Evolution of redox activity of biochar during interaction with soil minerals: Effect on the electron donating and mediating capacities for Cr(VI) reduction

Zibo Xu, Xiaoyun Xu, Yulu Yu, Chengbo Yao, Daniel C.W. Tsang, Xinde Cao

Research output: Journal article publicationJournal articleAcademic researchpeer-review

27 Citations (Scopus)


Biochar in soil is susceptible to natural aging along with soil minerals, which might alter its electrochemical properties and redox reactions with contaminants. In this study, soluble mineral salts (FeCl3, MnCl2, AlCl3, CaCl2) and clay mineral (kaolinite) were selected to investigate the impact of co-aging with soil minerals on the redox activity of peanut-shell biochar for Cr(VI) reduction. Natural aging for 3-month induced oxidation of biochar with the decrease of reducing moieties, i.e., ‒C‒OH from 26.8–43.7% to 18.4–24.1%. Co-aging with minerals except for Mn(II) further decreased the proportion of ‒C‒OH to 6.94–22.2% because of the interaction between mineral ions and biochar, resulting in the formation of mineral-biochar complex and new minerals, e.g. β-FeOOH. Due to its reductivity, Mn(II) presented the least decrease or even slight increase of ‒C‒OH while itself was oxidized to Mn(III) and Mn(IV). The decline of ‒C‒OH caused the decrease of Cr(VI) reduction rate constant from 2.18 to 2.47 × 10-2 h-1 for original biochars to 0.71–1.95 × 10−2 h−1 for aged ones, of which co-aging with Fe(III) showed the lowest reduction rate constant among all minerals. The electron mediating capacity of biochar also decreased after aging alone or co-aging with Al, Ca, and kaolinite, while co-aging with Fe(III) and Mn(II) facilitated the electron transfer process, increasing the rate constant by 219.3–1237% due to electron mediation through valence transformation of Fe(III)-Fe(II) and Mn(II)-Mn(III). Given the abundance of soil minerals, it was essential to consider this crucial factor for redox reactions when applying biochar for soil remediation.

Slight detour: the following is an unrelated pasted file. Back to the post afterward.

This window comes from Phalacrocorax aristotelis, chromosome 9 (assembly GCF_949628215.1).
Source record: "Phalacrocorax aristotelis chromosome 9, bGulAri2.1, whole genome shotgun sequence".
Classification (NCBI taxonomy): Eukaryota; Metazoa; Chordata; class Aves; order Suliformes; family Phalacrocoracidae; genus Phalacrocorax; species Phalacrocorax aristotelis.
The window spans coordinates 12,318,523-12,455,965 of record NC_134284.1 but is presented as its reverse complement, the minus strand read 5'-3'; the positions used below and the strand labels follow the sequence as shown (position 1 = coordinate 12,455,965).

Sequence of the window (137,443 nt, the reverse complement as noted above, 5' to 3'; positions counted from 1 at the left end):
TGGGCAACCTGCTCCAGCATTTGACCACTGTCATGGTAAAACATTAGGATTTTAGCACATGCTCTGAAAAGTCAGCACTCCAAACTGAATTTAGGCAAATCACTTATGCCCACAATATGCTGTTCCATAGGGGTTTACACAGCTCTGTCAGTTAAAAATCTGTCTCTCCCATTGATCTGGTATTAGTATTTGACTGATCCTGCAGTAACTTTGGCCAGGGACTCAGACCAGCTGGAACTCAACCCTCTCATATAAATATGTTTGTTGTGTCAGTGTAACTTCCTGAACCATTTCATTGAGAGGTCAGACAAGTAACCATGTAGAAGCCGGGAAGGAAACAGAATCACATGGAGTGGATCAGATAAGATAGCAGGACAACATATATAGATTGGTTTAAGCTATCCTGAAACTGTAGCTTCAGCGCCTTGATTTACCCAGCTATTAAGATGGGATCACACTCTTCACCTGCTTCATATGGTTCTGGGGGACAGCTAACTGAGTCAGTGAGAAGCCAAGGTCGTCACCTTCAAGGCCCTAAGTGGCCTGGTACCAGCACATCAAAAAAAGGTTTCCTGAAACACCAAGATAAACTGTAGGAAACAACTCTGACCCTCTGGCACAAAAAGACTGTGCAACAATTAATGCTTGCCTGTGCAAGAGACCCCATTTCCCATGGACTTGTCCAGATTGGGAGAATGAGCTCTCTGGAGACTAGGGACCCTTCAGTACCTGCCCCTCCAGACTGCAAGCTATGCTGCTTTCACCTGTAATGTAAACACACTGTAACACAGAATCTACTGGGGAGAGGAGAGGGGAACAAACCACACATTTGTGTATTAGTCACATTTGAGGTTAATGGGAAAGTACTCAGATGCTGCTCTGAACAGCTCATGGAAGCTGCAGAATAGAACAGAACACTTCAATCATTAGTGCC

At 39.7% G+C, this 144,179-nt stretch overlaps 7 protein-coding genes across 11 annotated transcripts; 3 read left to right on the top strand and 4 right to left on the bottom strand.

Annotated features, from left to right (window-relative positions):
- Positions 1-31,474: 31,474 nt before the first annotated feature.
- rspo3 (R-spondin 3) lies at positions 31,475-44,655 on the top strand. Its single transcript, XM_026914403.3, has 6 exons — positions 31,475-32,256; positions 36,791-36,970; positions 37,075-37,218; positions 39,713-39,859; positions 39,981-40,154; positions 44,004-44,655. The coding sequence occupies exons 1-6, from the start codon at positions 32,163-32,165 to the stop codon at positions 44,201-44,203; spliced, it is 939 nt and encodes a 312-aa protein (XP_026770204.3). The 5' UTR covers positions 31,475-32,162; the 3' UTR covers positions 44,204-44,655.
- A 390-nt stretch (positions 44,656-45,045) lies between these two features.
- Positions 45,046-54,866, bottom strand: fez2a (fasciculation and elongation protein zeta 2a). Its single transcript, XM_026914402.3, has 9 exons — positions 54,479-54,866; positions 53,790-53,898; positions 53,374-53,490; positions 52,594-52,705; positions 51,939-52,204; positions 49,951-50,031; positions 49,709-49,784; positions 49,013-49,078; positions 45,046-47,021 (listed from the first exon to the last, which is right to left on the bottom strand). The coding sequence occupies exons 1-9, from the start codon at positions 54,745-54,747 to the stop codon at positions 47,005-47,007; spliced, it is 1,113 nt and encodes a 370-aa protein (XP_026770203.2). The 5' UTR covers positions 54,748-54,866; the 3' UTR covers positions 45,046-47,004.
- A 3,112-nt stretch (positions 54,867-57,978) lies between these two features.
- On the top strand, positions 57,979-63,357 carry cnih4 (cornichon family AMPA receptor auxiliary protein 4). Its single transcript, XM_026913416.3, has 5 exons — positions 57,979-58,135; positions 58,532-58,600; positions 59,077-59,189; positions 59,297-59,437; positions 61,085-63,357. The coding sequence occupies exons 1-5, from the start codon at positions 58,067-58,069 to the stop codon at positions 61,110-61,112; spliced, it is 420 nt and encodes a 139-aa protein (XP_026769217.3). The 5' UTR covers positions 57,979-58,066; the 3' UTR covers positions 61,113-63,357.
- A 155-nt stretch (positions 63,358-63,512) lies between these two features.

Original languageEnglish
Article number125483
JournalJournal of Hazardous Materials
Publication statusPublished - 15 Jul 2021


  • Biochar aging
  • Chromium
  • Electron transfer
  • Soil minerals
  • Sustainable remediation

ASJC Scopus subject areas

  • Environmental Engineering
  • Environmental Chemistry
  • Waste Management and Disposal
  • Pollution
  • Health, Toxicology and Mutagenesis

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